Max 8 continues the evolution of Cycling '74's flagship media programming environment as it progresses through what must be, in software terms, a comfortable but active middle age. To strain the analogy somewhat, Max entered adulthood with version 5 (reviewed in August 2008), which delivered a new, flexible, user interface to its graphical programming features. As well as offering functional improvements, Max 6 and Max 7 each did some redecorating, resulting in a distinct visual appearance for each revision. So, what of Max 8?
On first appearance, nothing much seems to have happened: patcher windows are still, by default, pale grey with a dark grey surround, but the dark greys are noticeably darker, improving contrast and adding some visual 'punch'. This seems especially effective in text-rich areas like the console, reference and property inspector panes. I'm still not a massive fan of the default colour scheme and font, but the increased contrast helps. Of course, colours and fonts can always be customised in patchers, and Max 8 offers a handful of overall application colour 'styles', including the Max 7 look if you're particularly attached to it.
Working with Max 8 doesn't initially seem that different to Max 7: the icons in the toolbars haven't changed that much, and neither have the various pull-down and pop-up menus. There are patching improvements, but the refinements are, by and large, subtle, and nothing jumps xout in the interface. To get the most from Max 8, you'll need to skim through the release documentation — or read the rest of this article!
With Max 8 comes first-class support for multi-channel audio processing, courtesy of a framework and set of objects that go under the collective banner MC. Of course, Max has been able to do multi-channel audio for as long as it's been able to do audio, with objects for taking in and putting out several channels at once, and for recording and playing multi-channel files, but MC addresses issues which, in retrospect, were obvious shortcomings.
Firstly, it's long been a topic of discussion in mailing lists that Max's audio patch cords are resolutely monophonic, in an era where production is at least stereo and often involves surround sound, Ambisonic mixing and so on. Monophonic patching gets you a fair way (and modular synthesizer users don't seem to complain that much), but after you've done a fair bit of routing patch cords eight or 16 at a time for a multi-speaker installation, patience starts to wear a bit thin. So at the very least, there's an argument for multi-channel cable 'snakes' to tidy things up. (Even if you're working in stereo, that's your patching effort potentially cut in half.)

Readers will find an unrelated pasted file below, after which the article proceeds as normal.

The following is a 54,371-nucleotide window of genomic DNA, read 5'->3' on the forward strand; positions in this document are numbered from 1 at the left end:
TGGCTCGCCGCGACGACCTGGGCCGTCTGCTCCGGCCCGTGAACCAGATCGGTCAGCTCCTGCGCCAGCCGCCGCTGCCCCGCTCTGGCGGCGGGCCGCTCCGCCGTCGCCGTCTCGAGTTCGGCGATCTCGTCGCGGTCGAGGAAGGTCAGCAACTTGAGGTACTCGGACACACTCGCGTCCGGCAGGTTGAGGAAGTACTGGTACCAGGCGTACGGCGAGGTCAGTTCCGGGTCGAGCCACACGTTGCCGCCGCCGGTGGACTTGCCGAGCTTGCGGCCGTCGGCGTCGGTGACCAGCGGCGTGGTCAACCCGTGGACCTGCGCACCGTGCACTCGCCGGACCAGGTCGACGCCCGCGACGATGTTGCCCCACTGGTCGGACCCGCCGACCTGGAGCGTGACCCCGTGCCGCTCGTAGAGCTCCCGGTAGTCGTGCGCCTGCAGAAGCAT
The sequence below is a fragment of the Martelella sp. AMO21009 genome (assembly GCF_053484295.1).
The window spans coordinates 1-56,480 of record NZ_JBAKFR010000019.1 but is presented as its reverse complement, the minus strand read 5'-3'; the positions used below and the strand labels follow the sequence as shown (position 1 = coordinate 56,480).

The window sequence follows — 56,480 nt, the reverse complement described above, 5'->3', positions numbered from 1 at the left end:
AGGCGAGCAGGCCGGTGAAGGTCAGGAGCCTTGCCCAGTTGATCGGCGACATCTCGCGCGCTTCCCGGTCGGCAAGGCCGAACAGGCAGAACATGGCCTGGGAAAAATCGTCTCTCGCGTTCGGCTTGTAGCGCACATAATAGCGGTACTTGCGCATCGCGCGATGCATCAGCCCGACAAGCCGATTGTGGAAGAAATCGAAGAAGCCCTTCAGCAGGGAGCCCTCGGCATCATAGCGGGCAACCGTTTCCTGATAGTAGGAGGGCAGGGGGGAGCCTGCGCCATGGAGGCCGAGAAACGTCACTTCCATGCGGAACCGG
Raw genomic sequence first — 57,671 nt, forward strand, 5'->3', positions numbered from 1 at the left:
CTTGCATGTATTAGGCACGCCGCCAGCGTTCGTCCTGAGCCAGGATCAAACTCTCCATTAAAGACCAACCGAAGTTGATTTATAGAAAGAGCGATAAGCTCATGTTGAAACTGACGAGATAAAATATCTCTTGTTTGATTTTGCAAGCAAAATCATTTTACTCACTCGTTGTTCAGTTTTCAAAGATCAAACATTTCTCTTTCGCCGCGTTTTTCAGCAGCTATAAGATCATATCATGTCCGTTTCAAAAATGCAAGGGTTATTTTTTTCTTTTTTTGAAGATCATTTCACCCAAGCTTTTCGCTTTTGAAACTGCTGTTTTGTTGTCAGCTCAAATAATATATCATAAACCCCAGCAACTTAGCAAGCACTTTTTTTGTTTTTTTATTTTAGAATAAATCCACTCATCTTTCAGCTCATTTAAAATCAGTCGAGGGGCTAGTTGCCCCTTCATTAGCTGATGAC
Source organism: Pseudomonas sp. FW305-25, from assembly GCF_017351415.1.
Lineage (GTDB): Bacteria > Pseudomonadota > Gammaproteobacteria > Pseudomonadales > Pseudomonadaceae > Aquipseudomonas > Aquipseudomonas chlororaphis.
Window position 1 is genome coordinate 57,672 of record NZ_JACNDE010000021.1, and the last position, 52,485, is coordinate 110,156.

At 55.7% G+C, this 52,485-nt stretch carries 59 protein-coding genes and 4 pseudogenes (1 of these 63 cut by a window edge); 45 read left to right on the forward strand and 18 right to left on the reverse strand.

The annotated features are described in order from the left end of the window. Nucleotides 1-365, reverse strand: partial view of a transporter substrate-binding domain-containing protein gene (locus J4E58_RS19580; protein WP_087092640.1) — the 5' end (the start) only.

Secondly, Max's support for polyphonic processing has been a little clunky, consisting only of a single 'poly~' object which loads and replicates a patcher into a multi-voice framework with the kinds of voice control you'd experience on a polyphonic synthesizer. This works surprisingly well, but requires an extra patcher file, and editing can be awkward.
Thirdly, there are lots of applications that make use of potentially large numbers of identical audio sources: anything from classic additive synthesis and granular effects to analogue-style unison mode. Modern computers can support hundreds or thousands of audio generators at once, so there's potential for some mechanism that can replicate a source at scale and configure all the copies in some unified manner.
Let's start with multi-channel cables (we'll call them MC for short). The object 'mc.pack~' converts a set of single-channel cables into a single MC one, while 'mc.unpack~' does the opposite. Visually, MC cables are a little thicker than their monophonic siblings, and are tinted blue, although the colours can be customised. There are also objects for combining, splitting and interleaving MC signals in various ways.
The objects which can process MC audio have names beginning with 'mc'. In the screen I've captured, 'mc.mixdown~' is a mixer which takes an MC input of any number of channels, and delivers an MC output with (generally) a smaller number of channels, where the input signals are distributed to the outputs in some manner (options include linear or constant-power panning, or wrapping around of the inputs to the outputs). A second MC input to 'mc.mixdown~' allows panning to be controlled dynamically.
It's probably unwise to connect MC patch cords to Max objects that aren't MC aware, although it doesn't seem to cause any harm: all but the first channel are discarded. Similarly, feeding a single channel into an MC object will cause it to be duplicated into however many channels the object expects, but it's best not to mix and match the two patch cord types. In the MC world, 'thinner' MC feeds are duplicated in a cycle to attach to 'fatter' object inputs.
The screen shows some LED level meters taking MC feeds. Objects which give graphical displays of signals have been augmented to process MC inputs, and will adapt their appearance accordingly. (I was amused to notice that the old-style 'mechanical' VU meter is also MC-aware, and will sprout additional needles when it needs to show several channels. The multi-channel oscilloscope is also rather impressive.) Mouse over an MC cord, and an icon pops up specifying how many channels it carries, while the signal probe pop-up window will show all of the channels in a stack.
Some graphical controls have MC variants for multi-channel operation: 'mc.gain~' is an entire block of faders, for example, and if you want the Ableton Live look there's an 'mc.live.gain~' variant of the combined fader and level meter.